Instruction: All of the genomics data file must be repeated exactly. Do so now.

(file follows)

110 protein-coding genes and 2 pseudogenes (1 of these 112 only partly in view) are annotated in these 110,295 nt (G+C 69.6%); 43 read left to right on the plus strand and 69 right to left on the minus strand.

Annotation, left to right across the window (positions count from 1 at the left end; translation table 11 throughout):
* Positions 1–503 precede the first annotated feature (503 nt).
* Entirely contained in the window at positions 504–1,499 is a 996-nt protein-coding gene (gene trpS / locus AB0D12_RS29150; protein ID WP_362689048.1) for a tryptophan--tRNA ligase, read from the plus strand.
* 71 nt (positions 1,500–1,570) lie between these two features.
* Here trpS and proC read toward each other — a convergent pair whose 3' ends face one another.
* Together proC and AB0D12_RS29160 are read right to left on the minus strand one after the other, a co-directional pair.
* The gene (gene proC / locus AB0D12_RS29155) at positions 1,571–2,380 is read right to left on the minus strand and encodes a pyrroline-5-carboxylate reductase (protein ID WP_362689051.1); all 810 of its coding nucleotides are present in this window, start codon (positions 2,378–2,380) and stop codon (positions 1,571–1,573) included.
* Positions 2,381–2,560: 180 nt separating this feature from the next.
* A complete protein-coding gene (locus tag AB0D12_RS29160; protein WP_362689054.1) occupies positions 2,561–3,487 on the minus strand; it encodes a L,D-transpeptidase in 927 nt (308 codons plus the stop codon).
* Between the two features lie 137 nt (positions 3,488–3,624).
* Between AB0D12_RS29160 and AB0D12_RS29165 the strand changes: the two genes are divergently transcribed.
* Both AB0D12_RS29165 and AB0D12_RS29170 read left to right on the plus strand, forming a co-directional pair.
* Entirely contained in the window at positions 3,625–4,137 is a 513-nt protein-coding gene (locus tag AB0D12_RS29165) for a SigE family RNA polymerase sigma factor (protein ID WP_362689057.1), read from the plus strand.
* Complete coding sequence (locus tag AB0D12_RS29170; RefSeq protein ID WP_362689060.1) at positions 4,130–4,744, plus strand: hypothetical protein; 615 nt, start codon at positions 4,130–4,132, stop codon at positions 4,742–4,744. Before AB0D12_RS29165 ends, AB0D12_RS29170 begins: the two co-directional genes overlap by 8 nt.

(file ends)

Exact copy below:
110 protein-coding genes and 2 pseudogenes (1 of these 112 only partly in view) are annotated in these 110,295 nt (G+C 69.6%); 43 read left to right on the plus strand and 69 right to left on the minus strand.

Annotation, left to right across the window (positions count from 1 at the left end; translation table 11 throughout):
* Positions 1–503 precede the first annotated feature (503 nt).
* Entirely contained in the window at positions 504–1,499 is a 996-nt protein-coding gene (gene trpS / locus AB0D12_RS29150; protein ID WP_362689048.1) for a tryptophan--tRNA ligase, read from the plus strand.
* 71 nt (positions 1,500–1,570) lie between these two features.
* Here trpS and proC read toward each other — a convergent pair whose 3' ends face one another.
* Together proC and AB0D12_RS29160 are read right to left on the minus strand one after the other, a co-directional pair.
* The gene (gene proC / locus AB0D12_RS29155) at positions 1,571–2,380 is read right to left on the minus strand and encodes a pyrroline-5-carboxylate reductase (protein ID WP_362689051.1); all 810 of its coding nucleotides are present in this window, start codon (positions 2,378–2,380) and stop codon (positions 1,571–1,573) included.
* Positions 2,381–2,560: 180 nt separating this feature from the next.
* A complete protein-coding gene (locus tag AB0D12_RS29160; protein WP_362689054.1) occupies positions 2,561–3,487 on the minus strand; it encodes a L,D-transpeptidase in 927 nt (308 codons plus the stop codon).
* Between the two features lie 137 nt (positions 3,488–3,624).
* Between AB0D12_RS29160 and AB0D12_RS29165 the strand changes: the two genes are divergently transcribed.
* Both AB0D12_RS29165 and AB0D12_RS29170 read left to right on the plus strand, forming a co-directional pair.
* Entirely contained in the window at positions 3,625–4,137 is a 513-nt protein-coding gene (locus tag AB0D12_RS29165) for a SigE family RNA polymerase sigma factor (protein ID WP_362689057.1), read from the plus strand.
* Complete coding sequence (locus tag AB0D12_RS29170; RefSeq protein ID WP_362689060.1) at positions 4,130–4,744, plus strand: hypothetical protein; 615 nt, start codon at positions 4,130–4,132, stop codon at positions 4,742–4,744. Before AB0D12_RS29165 ends, AB0D12_RS29170 begins: the two co-directional genes overlap by 8 nt.